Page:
Kabardian is spoken in the Caucasus region of the Russia, principally in the Kabardin-Balkar Republic (capital: Nalchik) and the Karachai-Cherkess Republic (capital: Cherkessk). It is spoken by two peoplesthe Kabardians, who number about 325,000, and the Circassians (Russian: cherkesy), who number about 50,000. The language is thus sometimes referred to as Kabardin-Cherkess.
The Kabardians, Circassians, and a third people, the Adygeis, who speak the closely related Adygei language, are sometimes referred to collectively as Circassians. Historically, the Circassians date back to ancient times, and until the middle of the 19th century occupied almost the entire region between the Caucasus Mountains, the Kuban River, and the Black Sea. Following the annexation of the region by Russia in 1864, several hundred thousand Circassians migrated south and some are still to be found today in Turkey and Syria.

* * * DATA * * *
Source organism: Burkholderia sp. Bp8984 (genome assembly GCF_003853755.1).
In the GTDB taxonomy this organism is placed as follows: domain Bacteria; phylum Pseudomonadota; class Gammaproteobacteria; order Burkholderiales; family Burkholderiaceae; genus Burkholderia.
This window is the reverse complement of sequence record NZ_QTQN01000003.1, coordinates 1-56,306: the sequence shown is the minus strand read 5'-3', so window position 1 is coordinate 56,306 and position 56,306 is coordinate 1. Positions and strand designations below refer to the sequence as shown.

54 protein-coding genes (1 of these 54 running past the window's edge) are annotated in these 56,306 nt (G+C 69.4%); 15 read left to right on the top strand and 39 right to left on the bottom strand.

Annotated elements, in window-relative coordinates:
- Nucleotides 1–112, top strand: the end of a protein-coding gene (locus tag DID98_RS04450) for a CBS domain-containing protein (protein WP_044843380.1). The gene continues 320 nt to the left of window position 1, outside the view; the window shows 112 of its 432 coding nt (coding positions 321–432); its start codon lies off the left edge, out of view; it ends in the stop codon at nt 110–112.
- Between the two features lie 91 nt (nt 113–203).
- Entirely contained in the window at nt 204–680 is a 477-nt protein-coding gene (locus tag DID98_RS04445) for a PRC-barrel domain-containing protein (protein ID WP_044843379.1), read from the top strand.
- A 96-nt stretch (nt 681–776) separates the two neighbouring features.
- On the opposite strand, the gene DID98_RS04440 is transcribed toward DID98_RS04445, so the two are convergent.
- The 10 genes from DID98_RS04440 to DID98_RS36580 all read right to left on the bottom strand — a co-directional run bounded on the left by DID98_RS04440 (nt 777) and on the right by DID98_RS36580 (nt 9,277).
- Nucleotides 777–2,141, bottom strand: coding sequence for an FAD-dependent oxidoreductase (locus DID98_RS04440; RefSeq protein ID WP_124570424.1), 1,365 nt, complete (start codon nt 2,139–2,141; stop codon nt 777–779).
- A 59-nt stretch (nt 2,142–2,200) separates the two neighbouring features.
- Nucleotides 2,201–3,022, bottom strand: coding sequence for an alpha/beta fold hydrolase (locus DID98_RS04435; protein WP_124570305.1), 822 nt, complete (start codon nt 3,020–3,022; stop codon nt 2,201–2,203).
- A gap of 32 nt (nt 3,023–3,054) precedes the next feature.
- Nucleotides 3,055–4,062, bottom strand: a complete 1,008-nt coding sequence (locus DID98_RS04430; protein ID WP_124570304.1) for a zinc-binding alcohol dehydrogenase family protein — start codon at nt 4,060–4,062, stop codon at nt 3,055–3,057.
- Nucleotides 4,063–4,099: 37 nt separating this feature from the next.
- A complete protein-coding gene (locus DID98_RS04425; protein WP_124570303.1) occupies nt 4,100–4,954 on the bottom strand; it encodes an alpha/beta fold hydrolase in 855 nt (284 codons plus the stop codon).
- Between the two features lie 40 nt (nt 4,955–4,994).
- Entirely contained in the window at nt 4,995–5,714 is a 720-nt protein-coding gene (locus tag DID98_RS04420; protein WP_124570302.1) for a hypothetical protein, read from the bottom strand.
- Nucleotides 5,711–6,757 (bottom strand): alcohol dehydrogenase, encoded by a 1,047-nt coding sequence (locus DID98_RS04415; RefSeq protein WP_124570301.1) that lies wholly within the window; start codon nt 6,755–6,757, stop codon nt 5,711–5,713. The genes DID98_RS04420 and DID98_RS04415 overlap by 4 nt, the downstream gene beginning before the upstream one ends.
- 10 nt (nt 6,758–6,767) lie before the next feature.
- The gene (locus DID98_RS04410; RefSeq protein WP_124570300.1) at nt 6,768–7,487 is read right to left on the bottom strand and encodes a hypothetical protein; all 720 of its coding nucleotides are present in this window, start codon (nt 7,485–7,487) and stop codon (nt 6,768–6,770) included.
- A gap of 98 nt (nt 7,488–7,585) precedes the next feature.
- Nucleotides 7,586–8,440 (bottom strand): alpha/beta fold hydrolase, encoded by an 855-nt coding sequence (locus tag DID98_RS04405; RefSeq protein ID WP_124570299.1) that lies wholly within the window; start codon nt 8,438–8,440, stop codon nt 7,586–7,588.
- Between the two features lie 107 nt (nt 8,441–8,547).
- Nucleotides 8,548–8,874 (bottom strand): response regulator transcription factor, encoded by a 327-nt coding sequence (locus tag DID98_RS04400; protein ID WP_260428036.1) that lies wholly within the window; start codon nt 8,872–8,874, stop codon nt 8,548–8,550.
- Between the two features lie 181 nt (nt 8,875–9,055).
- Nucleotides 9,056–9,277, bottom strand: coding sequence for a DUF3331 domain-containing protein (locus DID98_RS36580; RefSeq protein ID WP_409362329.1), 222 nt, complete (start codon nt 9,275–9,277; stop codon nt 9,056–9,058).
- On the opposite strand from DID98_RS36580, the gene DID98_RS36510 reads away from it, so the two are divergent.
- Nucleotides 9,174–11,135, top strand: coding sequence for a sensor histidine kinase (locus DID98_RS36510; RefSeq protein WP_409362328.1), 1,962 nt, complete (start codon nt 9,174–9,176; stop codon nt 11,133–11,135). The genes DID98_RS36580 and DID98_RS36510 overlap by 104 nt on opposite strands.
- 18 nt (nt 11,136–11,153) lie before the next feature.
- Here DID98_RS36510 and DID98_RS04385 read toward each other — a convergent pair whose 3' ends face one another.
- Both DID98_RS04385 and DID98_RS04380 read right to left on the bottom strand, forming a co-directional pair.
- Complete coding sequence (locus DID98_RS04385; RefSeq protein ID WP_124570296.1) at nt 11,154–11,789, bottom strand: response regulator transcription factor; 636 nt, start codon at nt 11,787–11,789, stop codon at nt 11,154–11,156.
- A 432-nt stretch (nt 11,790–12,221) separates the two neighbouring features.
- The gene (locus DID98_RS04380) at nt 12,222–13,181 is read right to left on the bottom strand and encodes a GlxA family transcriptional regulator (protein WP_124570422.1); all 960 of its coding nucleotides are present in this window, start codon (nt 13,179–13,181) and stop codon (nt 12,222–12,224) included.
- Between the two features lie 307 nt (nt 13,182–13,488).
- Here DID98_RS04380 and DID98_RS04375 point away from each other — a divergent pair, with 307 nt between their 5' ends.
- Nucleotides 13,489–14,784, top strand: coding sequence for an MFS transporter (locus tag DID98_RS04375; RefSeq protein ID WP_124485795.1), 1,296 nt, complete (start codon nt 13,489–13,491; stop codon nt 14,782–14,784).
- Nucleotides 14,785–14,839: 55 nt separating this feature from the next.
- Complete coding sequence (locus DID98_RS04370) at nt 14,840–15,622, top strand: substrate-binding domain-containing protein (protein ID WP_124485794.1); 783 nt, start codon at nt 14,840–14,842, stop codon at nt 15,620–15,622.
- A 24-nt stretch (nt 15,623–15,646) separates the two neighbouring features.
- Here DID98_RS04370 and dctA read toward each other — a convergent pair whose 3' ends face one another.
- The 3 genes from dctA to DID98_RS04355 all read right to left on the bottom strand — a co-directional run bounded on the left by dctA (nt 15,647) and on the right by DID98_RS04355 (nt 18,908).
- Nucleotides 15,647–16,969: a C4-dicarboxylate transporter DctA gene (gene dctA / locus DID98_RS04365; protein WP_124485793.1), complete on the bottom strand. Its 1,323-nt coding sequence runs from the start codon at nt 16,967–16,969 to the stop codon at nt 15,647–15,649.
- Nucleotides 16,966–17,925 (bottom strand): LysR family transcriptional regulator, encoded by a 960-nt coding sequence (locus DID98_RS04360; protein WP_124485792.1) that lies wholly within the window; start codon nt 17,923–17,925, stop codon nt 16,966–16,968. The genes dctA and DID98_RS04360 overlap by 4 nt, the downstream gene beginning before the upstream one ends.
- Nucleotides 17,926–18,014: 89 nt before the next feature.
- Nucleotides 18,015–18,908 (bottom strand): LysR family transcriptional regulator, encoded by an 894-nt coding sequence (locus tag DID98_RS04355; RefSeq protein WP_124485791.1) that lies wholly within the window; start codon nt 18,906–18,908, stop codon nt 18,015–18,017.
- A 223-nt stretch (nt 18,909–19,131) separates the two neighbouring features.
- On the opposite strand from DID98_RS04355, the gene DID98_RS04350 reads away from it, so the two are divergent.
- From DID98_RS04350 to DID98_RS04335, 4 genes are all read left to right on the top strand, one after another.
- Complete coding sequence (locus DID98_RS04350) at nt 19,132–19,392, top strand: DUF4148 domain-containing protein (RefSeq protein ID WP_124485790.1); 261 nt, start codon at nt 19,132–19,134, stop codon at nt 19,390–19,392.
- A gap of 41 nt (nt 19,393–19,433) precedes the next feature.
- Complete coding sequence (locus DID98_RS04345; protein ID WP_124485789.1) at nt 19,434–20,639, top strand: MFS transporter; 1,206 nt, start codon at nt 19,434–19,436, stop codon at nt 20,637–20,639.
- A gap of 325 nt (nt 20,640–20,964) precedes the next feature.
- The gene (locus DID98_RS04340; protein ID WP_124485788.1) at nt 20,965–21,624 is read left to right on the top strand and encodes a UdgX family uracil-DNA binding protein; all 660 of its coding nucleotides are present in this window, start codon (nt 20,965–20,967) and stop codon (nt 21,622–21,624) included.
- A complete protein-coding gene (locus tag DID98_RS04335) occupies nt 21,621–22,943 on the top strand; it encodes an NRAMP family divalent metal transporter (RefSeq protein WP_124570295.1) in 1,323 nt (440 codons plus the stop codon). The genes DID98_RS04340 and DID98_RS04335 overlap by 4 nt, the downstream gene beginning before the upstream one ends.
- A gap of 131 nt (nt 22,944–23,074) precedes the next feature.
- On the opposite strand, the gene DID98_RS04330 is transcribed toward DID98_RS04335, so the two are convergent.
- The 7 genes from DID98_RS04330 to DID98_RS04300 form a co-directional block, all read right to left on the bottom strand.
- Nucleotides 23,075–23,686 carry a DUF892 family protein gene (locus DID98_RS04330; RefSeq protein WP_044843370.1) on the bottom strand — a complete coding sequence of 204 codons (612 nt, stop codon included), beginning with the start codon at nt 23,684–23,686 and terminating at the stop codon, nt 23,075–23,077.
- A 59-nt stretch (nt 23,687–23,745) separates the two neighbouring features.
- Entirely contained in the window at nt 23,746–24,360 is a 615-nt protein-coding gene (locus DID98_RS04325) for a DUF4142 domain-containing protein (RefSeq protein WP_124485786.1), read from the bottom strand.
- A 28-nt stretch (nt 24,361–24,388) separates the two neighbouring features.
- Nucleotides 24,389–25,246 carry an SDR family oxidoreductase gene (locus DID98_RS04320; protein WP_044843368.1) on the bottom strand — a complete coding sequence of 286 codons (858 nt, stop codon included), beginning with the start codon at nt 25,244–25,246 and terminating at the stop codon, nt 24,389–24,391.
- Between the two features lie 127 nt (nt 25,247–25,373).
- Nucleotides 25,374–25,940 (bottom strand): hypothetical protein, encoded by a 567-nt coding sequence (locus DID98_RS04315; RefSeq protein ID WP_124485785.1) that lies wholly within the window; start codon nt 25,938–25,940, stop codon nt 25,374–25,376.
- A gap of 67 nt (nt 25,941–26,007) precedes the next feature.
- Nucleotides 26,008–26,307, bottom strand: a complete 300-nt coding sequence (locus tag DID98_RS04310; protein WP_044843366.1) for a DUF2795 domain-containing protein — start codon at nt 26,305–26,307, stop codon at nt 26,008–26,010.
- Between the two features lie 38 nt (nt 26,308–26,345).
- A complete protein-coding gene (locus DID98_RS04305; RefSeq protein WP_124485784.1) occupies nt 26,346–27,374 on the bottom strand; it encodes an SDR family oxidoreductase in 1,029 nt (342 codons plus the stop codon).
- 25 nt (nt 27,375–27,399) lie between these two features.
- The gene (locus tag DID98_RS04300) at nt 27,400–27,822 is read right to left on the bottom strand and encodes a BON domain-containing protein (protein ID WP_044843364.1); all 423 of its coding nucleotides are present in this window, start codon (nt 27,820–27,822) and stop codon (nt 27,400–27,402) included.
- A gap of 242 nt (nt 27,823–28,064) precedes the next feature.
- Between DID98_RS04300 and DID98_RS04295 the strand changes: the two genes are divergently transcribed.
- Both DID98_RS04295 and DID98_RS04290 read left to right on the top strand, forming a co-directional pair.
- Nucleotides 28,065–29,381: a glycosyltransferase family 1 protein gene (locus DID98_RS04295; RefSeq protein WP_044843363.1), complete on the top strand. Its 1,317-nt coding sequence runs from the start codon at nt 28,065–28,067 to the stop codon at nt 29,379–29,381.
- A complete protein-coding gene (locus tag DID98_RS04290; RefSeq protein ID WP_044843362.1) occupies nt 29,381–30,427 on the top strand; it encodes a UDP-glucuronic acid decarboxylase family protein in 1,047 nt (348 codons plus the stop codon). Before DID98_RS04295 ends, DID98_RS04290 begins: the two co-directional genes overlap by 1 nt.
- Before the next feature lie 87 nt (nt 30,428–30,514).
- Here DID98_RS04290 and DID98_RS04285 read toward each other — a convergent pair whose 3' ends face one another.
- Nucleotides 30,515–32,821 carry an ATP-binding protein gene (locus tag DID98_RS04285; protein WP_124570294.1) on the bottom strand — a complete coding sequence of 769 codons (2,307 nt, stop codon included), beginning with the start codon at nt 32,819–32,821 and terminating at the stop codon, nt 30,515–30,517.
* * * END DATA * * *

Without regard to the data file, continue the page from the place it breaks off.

Kabardian belongs to the Western branch of the Caucasian family of languages. The alphabet is Cyrillic with only one additional letterthe Iwhich is common to many of the Caucasian languages.
Kabardian is spoken/used in Russia
Copyright © Kenneth Katzner, The Languages of the World, Published by Routledge.
Spreading its two tremendous wings and occasionally flapping them, a great eagle soared through the sky, circling over the meadow. It glided slowly through the air, seeking some prey. Not spotting what it was looking for, it flapped its great wings about five times and, coming to a millet patch, began to circle the perimeter. Baroko was delighted that the bird glided gracefully without flapping its wings and kept his eyes riveted on it. In an instant the bird seemed to stop, then, folding its wings, swept down headfirst and dove into the millet. Not a half-minute later it flew up again, violently flapping its wings. Seeing that the eagle's sharp claws were clutching a hare and that it was flying directly toward him, Baroko grabbed the gun on his shoulder.
KHACHIM TEUNOV, The Shadzhamokov Family